Tammy and Jordan Myers‘ twin babies, Eames and Ellison, were born via a surrogate last January.
And one year later, the couple is in a continued legal battle to adopt their twins and obtain full custody of their biological children.
“Since they got out of the NICU, we’ve had them with us every second,” Myers shared. “But we are still not listed on the birth certificate as their parents.”
The Myers, who are also parents to daughter, Corryn, began their path to surrogacy in 2015 when Tammy Myers was diagnosed with breast cancer and doctors informed her that becoming pregnant would be high risk.
“With my cancer, it was highly hormone-positive, so carrying a second baby would likely bring my cancer back,” she said, adding, “We were just getting started with our lives and planning to grow our family.”
Tammy Myers then decided to freeze her eggs and the couple said they decided to grow their family by using a gestational carrier. They found the surrogate through social media and did not compensate them.
The Myers revealed how they worked with an attorney from the very start of the process – as they were aware of Michigan’s surrogacy law, the Surrogate Parenting Act of 1988, which requires anyone who has a child through surrogacy to be either recognized by a judge as the legal parent or go through the adoption process.
The Myers decided at the time to apply for a pre-birth order, which would have put their names on the babies’ birth certificates at the time of their birth and given them custody of their children.
The pair was in the middle of applying for a pre-birth order in January 2021, when their babies decided to come eight weeks early.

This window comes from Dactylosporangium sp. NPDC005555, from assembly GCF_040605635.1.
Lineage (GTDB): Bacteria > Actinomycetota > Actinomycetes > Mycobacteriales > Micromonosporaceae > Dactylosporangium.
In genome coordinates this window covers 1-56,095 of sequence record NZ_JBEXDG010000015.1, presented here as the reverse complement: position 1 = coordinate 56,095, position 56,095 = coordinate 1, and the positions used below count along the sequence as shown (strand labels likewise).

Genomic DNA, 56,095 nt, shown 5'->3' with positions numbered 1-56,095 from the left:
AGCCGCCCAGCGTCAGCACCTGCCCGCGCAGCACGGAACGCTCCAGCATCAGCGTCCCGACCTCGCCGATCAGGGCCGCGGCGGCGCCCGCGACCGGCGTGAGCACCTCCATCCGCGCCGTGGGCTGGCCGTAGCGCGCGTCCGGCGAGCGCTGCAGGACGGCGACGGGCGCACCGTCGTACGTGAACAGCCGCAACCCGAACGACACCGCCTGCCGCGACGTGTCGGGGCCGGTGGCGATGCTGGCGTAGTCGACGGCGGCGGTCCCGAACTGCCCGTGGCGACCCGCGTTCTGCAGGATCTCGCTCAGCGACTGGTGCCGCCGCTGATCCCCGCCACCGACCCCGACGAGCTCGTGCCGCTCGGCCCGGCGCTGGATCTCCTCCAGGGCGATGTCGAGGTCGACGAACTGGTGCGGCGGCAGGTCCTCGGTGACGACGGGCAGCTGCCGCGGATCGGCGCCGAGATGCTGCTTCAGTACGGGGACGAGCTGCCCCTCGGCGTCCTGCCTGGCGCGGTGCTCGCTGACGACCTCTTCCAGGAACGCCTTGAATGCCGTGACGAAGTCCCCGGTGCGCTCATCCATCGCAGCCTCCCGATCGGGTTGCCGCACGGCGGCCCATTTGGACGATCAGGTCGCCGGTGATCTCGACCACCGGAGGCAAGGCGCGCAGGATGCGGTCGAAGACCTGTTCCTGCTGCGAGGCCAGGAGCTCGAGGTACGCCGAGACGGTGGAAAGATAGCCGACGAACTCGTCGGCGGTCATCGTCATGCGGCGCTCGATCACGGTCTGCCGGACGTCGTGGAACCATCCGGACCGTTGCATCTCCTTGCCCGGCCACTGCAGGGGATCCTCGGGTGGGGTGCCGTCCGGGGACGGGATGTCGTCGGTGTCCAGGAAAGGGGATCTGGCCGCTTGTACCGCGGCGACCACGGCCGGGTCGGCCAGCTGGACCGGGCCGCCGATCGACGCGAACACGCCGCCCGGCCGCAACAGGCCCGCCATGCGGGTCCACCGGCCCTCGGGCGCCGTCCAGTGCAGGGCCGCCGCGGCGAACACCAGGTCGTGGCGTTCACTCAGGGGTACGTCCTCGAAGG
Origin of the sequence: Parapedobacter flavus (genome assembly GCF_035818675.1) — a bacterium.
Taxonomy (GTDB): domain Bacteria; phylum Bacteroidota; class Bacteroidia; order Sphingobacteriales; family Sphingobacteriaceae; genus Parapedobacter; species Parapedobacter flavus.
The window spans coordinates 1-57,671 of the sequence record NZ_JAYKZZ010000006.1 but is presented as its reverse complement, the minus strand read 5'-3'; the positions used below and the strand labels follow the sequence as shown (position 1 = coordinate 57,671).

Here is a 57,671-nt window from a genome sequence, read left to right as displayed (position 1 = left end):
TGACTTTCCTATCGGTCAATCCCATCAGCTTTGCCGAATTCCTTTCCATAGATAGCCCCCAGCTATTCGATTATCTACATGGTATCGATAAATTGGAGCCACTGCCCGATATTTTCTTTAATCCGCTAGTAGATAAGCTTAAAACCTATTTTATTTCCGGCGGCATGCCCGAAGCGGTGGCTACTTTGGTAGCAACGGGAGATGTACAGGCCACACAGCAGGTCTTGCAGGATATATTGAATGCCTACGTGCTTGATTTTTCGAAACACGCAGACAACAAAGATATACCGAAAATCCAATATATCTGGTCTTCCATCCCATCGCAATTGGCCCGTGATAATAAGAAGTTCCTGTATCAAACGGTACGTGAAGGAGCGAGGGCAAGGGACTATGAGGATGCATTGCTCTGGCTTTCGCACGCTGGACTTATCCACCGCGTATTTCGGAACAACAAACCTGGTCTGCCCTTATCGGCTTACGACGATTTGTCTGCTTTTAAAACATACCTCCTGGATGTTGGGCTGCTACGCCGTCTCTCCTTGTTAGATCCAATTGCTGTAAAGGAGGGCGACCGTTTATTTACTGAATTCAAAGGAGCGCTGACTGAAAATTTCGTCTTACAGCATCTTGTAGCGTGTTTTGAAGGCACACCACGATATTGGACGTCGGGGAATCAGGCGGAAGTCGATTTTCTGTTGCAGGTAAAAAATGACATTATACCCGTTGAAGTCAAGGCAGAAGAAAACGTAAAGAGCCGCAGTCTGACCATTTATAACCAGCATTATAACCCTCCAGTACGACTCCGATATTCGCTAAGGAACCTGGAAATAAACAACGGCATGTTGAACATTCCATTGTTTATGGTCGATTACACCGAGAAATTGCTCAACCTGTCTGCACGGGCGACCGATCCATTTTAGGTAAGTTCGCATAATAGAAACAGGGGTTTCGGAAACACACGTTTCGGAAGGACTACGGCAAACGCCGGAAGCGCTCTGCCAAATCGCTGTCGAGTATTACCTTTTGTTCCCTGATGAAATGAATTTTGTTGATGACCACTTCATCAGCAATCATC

“We were still kind of in the middle of starting the legal process and applying for a pre-birth order, so all of that was thrown into question for us,” said Tammy Myers. “Literally minutes after they were born, we were on the phone with our attorney and talking to the hospital social workers and just trying to figure out if we were allowed in the NICU and could we make medical decisions.”
Added Jordan Myers, “Here we had our dreams coming true and it just felt like it was the floor was falling out from beneath us and now we were kind of being thrown into a bit of a tailspin from a legal perspective. It was really hard.”
And because the pre-birth order was not approved by a judge before the twins’ birth, the Myers had to go through the adoption process to obtain custody of their babies, according to their attorney, Melissa Neckers.
“Because there isn’t a clear path to obtain full custody if a pre-birth order is not issued, it’s tricky,” said Neckers, adding of the Michigan’s surrogacy law, “It’s something that really needs to be updated to keep up with the technological advances with fertility in general.”
“We have to go through background checks and home inspection, a lot of rigorous things that you normally have to go through when you’re doing an adoption process for a child that’s not your own,” he said. “Our babies are biologically ours, so it’s a hard pill to swallow.”
“I do wish that the laws were different in Michigan,” said Tammy.
She continued on saying of the custody battle: “I wish that we didn’t have to fight for the rights to be the parents of our own biological children. Honestly, that’s my only wish.”
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